HOW TO IDENTIFY POISON IVY
Poison ivy is a woody weed that takes on various forms. This toxic plant can grow as a groundcover, a vigorous vine or a spreading shrub. In moderate climates, the vines can climb up to 150 feet.
The hiker's warning of "Leaflets three, let it be" refers to poison ivy leaves. Three pointed leaflets on short individual stalks make up each leaf, with the middle leaflet longer than the two side leaflets. Poison ivy's 1- to 6-inch leaflets are always pointed and always arranged in threes. From spring through summer, the leaves are bright green with an occasional red tinge. In fall, the foliage turns brilliant red.
Poison ivy leaflets vary significantly in shape within a plant and from plant to plant. Leaf margins may be smooth, toothed or lobed. The upper leaf surface is smooth, but fine hairs can occur on the undersides. In comparison, poison oak leaves usually have more distinct lobes, duller color and hairy surfaces. Poison ivy flowers appear in greenish-white clusters, followed by green waxy fruit. The fruit matures to white.
WHERE AND WHY POISON IVY GROWS
Poison ivy appears across the United States, everywhere except western deserts. This weed prefers dry, rich woodland soil, but it takes up residence anywhere with disturbed soil. It often invades lawns and ornamental landscapes from woodlands nearby.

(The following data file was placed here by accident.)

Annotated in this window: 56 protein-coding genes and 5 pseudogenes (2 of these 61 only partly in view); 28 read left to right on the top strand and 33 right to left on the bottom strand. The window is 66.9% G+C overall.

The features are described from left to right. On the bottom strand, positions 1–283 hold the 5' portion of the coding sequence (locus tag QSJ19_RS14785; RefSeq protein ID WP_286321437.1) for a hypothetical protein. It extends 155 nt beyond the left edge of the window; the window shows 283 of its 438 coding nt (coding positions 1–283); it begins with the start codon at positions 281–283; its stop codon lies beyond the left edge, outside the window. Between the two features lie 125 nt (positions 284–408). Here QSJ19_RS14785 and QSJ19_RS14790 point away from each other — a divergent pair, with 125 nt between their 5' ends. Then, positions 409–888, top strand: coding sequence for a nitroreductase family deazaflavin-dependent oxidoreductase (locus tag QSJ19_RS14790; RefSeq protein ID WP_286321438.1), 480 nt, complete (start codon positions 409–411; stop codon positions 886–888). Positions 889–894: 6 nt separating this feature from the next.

Once established, poison ivy spreads prolifically by seeds, root shoots and rooting stems. Though the roots run fewer than 12 inches deep, they spread up to 20 feet underground and sprout new plants as they go. Birds that eat the fruit also aid the seed's spread.
HOW TO CONTROL POISON IVY
All parts of poison ivy contain a toxic oily substance that can cause severe inflammation, weeping rashes and burn-like blisters on skin. The substance stays in the plant year-round, even on bare stems, so always wear gloves and stay cautious around this weed.
When treating poison ivy or any lawn weed, always read product labels to ensure the product suits your grass type. Some lawn grasses are sensitive to certain herbicides, so check labels carefully. For best results, treat poison ivy when the plants are young, small and vulnerable.
Image Herbicide offers several highly effective liquid products to kill or control poison ivy:
- Image Brush & Vine Killer concentrate is a post-emergent, systemic herbicide that kills tough poison ivy plants, shrubs and vines. This product kills poison ivy completely, with no regrowth from the spreading roots. You can replant treated areas in just one month.
- Image Lawn Weed & Crabgrass Killer, available in Ready-to-Spray and Concentrate formulas, kills poison ivy — roots and all. For best results, apply this selective, post-emergent herbicide when poison ivy is young and small.
- Image Southern Lawn Weed Killer for St. Augustinegrass and Centipedegrass starts working immediately to kill poison ivy and other tough listed weeds. Available in Ready-to-Spray and Concentrate formulas, this fast-acting herbicide kills to the roots, with visible results in hours.
Poison Ivy Control Tips: Poison ivy can be treated from spring to fall, but this plant is most vulnerable to herbicides from when it flowers until its late-summer fruit appears. Treating in that window hits the plant when its reserves drop to seasonal lows.
If you're looking for a granular option for post-emergent weed control, Pennington UltraGreen Weed & Feed 30-0-4 controls poison ivy and feeds your lawn.
Always read product labels thoroughly and follow instructions, including guidelines for lawn grass types, frequency of applications and seasonal maximums that may apply.
POISON IVY GALLERY
Poison Ivy Patch
Poison Ivy Foliage
Poison Ivy Fruit
Poison Ivy Red Foliage